A team of scientists from the Sol Goldman Pancreatic Cancer Research Center published a landmark paper in the journal Cell. The study, the result of an international collaborative effort, compared the proteins made by pancreatic cancer cells to the proteins made by normal cells in the pancreas. In so doing, the team defined the ways in which pancreatic cancer differs from normal. The team used the technology called “mass spectrometry” to characterize the proteins, glycoproteins (proteins with sugar molecules added onto the proteins), and phosphoproteins (proteins with phosphate molecules added). Many thousands of proteins were identified, and the results deposited in publicly available databases for other researchers to use.

Why is this study important? The study is important for three reasons.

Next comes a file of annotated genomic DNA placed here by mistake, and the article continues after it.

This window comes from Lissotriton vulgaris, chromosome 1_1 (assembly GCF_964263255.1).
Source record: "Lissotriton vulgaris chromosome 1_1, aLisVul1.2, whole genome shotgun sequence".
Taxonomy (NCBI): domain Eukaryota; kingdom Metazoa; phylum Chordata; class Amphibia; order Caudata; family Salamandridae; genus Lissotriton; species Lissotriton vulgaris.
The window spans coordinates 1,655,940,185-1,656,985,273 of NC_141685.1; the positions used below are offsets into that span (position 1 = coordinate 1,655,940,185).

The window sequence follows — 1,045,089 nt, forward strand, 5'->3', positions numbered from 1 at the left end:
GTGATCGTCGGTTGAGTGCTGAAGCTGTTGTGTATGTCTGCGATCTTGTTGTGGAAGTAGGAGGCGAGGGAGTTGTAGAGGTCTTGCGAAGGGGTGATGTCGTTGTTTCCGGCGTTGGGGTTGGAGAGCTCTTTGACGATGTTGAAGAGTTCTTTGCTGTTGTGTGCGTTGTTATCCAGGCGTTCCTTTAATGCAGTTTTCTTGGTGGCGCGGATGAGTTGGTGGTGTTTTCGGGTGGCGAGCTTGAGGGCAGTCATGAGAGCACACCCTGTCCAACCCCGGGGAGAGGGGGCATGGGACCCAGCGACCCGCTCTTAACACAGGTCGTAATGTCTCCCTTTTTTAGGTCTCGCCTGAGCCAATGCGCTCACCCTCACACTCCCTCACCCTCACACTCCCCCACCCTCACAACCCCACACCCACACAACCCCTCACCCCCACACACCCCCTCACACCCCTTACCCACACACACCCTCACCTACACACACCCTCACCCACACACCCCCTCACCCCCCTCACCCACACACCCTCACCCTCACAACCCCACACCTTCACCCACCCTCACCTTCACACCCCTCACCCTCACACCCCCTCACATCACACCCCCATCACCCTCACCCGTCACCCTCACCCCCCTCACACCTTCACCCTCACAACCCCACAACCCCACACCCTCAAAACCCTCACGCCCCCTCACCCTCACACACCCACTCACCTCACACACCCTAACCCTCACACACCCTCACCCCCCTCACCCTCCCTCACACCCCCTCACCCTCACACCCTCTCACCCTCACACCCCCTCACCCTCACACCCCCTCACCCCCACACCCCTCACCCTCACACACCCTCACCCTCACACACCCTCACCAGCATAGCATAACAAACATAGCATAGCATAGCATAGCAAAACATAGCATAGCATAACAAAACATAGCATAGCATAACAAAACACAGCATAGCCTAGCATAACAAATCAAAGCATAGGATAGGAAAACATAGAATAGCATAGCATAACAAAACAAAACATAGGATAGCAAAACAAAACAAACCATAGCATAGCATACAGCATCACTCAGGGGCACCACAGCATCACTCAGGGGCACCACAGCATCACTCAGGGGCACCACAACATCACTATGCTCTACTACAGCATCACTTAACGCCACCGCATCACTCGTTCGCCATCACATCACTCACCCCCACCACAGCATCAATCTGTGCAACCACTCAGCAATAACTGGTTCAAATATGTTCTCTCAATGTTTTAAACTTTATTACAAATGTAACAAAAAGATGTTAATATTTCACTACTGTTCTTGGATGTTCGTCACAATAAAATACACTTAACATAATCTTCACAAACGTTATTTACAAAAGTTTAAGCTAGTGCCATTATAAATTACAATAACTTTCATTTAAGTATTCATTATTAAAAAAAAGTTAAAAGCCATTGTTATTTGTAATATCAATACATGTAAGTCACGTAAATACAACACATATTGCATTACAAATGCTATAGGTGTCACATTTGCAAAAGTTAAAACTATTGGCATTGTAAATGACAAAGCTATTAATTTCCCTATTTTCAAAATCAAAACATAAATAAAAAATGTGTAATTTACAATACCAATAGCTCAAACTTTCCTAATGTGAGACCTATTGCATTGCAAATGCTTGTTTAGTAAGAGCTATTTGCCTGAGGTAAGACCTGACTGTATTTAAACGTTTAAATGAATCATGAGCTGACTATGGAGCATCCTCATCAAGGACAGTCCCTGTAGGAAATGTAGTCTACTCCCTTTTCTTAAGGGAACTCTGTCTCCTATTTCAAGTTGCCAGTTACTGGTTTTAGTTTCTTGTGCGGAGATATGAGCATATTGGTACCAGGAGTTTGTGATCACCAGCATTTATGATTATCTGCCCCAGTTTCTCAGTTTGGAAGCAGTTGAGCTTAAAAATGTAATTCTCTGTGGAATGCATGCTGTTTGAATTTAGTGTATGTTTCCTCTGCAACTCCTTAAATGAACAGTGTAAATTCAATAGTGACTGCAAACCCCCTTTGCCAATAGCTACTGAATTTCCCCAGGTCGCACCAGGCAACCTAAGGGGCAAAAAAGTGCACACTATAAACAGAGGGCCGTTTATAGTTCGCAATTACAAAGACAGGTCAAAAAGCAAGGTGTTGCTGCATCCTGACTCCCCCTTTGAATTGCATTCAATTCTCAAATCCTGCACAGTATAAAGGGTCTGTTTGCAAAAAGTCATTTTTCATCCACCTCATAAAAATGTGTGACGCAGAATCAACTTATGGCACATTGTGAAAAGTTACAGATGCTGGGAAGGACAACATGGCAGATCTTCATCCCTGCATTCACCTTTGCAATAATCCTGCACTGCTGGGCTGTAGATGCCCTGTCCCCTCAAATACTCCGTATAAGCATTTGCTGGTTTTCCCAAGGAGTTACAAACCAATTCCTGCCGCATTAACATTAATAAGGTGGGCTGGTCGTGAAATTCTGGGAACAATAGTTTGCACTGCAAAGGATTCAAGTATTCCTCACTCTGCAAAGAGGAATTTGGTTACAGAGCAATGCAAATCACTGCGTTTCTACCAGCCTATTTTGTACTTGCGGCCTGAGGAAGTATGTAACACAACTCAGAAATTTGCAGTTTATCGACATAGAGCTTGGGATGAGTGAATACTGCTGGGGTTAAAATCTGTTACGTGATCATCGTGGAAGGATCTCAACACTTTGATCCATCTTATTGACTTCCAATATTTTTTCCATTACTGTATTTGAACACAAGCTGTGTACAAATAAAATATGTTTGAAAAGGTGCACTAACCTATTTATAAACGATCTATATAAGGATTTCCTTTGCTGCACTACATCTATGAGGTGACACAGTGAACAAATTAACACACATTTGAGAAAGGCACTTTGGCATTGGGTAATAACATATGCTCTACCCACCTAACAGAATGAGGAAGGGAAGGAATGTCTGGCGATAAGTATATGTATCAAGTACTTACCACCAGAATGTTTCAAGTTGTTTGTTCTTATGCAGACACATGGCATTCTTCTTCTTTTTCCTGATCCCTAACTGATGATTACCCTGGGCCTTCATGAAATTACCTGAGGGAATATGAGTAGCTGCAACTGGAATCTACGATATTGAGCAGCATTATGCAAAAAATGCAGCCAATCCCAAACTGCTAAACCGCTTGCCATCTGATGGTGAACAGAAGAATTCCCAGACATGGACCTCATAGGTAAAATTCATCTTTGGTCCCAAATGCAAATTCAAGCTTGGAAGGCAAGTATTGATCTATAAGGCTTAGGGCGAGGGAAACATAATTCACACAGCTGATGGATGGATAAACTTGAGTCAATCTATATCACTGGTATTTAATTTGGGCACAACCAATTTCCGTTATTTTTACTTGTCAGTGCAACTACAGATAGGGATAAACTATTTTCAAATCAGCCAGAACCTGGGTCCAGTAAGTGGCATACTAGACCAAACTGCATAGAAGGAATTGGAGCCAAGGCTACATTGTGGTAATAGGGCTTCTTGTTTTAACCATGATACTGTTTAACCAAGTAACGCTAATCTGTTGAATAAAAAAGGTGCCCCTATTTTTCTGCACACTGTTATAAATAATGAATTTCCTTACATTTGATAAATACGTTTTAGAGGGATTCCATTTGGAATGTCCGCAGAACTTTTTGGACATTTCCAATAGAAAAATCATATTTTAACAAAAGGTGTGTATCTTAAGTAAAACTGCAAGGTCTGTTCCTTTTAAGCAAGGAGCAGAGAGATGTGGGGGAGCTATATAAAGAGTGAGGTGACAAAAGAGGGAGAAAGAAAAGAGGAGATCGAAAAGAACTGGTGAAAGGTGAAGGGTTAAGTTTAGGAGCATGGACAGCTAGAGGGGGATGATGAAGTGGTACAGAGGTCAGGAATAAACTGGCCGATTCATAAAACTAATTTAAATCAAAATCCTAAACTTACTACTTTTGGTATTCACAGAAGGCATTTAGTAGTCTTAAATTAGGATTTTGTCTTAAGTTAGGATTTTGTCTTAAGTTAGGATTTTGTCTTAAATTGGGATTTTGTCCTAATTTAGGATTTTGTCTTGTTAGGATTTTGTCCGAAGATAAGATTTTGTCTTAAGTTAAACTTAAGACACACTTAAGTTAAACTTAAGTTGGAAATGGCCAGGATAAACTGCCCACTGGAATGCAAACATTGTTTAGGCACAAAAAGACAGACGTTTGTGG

• First, many of the known cancer markers are glycoproteins. The discovery of glycoproteins made at high levels therefore identifies potential new pancreatic cancer markers.
  • Second, some phosphoproteins are targetable therapeutically. The discovery of phosphoproteins made at high levels in pancreatic cancer cells therefore identifies a number of potential new targets for therapy.
  • Third, the database is huge and will be shared freely. It is hoped that scientists will take advantage of it for years to come.

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